Yet another ridiculous accusation.  China has admitted it started at a wildlife wet Market in Wuhan, which it then closed.

 
 
 
Donald J. Trump Fan #1
3  seeder  Donald J. Trump Fan #1    2 weeks ago

If the Chinese government spent as much time working on educating its people and regulating dangerous markets as it does on secrecy and propaganda efforts, maybe it wouldn’t have to worry as much about diseases being named after it.

T he  World Health Organization and other sensitive souls have instructed us to stop referring to the new strain of coronavirus as the “Wuhan” or “Chinese” flu because of the racist connotations. I’m disinclined to curb my speech to placate Chinese propagandists — and it seems to me the aversion to those terms is less about racism than about averting blame. But in the spirit of comity, and avoiding disparaging an entire nation, I’m happy to call it the ChiCom Flu moving forward.   There are many traditional naming conventions that don’t really make that much sense. Somewhat weirdly, for example, we often name diseases after the people who “discover” them — Hodgkin’s disease after Thomas Hodgkin, Parkinson’s disease after James Parkinson, and so on.

But naming viral diseases after places — Guinea Worm, West Nile Virus, Ebola, Rocky Mountain Spotted Fever, etc. — is probably just intuitive. Viruses “come” from someplace, after all, and thus people gravitate to those names. I doubt we came up with “Lyme disease” because of some deep enmity towards Connecticut.

Anyway, “COVID-19” or “H1N1” don’t exactly roll off the tongue.

The latter was, until very recently, widely referred to as the “Spanish flu,” a virus that killed around 675,000 Americans and tens of millions of others around the world in the early 1900s. “Spanish flu” has now retroactively fallen into disfavor as well. And to be fair, there is some historical evidence that the virus may actually have originated in  China  or  France , so if we must call it the French flu moving forward, so be it.

But while the Spanish have a good case to be annoyed, the Chinese government does not. As Jim Geraghty  notes , the Communist Chinese have been far more effective in stopping the spread of information about the coronavirus than in stopping the spread of the coronavirus itself. Today, for example, China expelled most American journalist from the country.

Early on, the Communists destroyed samples and suppressed vital information that could have helped mitigate the damage of this new strain of coronavirus. The government also silenced doctors who warned about the disease. Some were censured for “spreading rumors” or sharing test results with colleagues, and some were forced to write a self-critical public letters — a Marxist mainstay — admitting that the warning “had a negative impact.” The Chinese Communists probably let five million people leave Wuhan without screening,  according  to the  Wall Street Journal.  The Chinese Communists, like all Communists, hide their societal problems. There is no crime, disease, or addiction in the collectivist state. This kind of secrecy and dishonesty can be disastrous, especially in a highly interconnected world.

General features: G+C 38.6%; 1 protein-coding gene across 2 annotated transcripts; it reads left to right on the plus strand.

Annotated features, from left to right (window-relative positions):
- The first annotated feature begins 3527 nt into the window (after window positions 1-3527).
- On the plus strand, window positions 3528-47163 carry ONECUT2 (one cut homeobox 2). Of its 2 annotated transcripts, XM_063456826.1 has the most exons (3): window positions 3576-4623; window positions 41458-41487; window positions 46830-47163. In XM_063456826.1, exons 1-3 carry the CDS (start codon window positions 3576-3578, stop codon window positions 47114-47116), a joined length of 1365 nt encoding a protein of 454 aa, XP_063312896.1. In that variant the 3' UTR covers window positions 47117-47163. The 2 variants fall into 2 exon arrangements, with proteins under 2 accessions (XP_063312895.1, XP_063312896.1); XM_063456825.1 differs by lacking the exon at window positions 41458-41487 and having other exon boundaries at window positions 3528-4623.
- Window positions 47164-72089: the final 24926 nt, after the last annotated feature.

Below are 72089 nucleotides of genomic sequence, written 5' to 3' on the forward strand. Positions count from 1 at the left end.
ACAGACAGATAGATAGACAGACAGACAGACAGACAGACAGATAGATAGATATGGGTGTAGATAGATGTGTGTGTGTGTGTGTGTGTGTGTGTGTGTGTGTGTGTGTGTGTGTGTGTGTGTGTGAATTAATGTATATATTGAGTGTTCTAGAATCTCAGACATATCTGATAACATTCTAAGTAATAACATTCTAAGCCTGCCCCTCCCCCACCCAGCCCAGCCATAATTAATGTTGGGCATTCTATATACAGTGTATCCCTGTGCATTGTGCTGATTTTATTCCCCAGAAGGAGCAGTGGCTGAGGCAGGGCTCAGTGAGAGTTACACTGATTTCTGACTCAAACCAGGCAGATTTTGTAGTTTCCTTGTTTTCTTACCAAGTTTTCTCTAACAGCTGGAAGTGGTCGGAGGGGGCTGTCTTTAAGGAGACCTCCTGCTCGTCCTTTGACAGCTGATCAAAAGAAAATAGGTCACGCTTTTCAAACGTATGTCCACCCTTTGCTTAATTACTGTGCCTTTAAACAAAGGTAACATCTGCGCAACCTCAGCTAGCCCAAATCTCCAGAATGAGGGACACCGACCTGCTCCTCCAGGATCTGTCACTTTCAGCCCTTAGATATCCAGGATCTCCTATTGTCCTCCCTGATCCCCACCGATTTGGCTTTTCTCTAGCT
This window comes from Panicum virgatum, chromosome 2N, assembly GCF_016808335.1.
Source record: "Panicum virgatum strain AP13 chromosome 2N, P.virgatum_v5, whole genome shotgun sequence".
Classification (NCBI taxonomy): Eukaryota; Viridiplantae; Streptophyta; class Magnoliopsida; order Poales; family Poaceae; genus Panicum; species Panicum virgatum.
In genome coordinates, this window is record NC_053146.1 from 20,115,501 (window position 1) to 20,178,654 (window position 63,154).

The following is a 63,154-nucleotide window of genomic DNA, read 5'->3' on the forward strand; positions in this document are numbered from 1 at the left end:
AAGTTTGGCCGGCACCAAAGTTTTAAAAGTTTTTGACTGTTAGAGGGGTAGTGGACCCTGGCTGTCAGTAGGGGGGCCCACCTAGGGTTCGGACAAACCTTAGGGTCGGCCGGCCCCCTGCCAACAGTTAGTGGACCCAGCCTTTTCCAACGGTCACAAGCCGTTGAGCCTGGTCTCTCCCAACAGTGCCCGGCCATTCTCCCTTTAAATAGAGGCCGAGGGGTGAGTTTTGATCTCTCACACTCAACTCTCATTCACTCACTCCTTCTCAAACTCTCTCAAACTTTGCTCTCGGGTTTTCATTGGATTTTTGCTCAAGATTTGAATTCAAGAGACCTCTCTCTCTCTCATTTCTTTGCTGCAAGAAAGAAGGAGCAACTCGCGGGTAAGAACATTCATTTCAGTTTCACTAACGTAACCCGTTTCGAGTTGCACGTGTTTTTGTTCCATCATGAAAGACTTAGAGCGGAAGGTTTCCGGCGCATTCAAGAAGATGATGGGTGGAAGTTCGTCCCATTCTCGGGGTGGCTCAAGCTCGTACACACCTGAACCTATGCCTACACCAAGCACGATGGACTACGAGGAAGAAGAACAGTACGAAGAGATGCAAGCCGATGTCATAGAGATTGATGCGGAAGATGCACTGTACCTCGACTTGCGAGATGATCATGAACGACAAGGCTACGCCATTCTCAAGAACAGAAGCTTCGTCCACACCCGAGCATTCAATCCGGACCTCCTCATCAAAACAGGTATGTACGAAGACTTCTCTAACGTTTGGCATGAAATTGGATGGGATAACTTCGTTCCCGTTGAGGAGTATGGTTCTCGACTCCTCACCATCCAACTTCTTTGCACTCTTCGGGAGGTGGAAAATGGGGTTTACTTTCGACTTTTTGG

Though millions of Chinese have been lifted out of extreme poverty through free trade, with modernity comes some basic responsibilities — like, for instance, not killing everyone in the world with preventable zoonotic diseases.

The Chinese regime is perfectly capable of administering an array of authoritarian policies to suppress the rights of its own people. But it’s apparently unable to exert even mild cultural pressure warning them that their eating habits can be extraordinarily dangerous, and hold the potential of creating massive socioeconomic problems....

 
 
 
Buzz of the Orient
3.1  Buzz of the Orient  replied to  Donald J. Trump Fan #1 @3    2 weeks ago

I don't think that's an unreasonable opinion piece, and in fact I have even been to the kind of markets here that are open air, that sell snakes and other wildlife, and I can well imagine that because of the tastes of the less sophisticated Chinese people they eat things that my wife and her family would never touch.  I know I would never eat a Cicada even if it were coated in chocolate, but many people here do eat them.

I have seen reports that wildlife sales in wet markets were being banned, but who knows - it's a matter of supply satisfying demand.

Just as you have taken note of propaganda and coverup, I don't think such things are exclusive to China, and you know very well that false news is universal.

 
 
 
Donald J. Trump Fan #1
3.1.1  seeder  Donald J. Trump Fan #1  replied to  Buzz of the Orient @3.1    2 weeks ago

I believe that the diet of the Jews and Muslims as well as some Christians based on the verse in Exodus is right about clean and unclean animals birds and sea creatures to eat.  Because of the Ark account in Genesis where two of each animals entered along with 7 of each clean type, God had our health in mind rather than some ceremonial rule.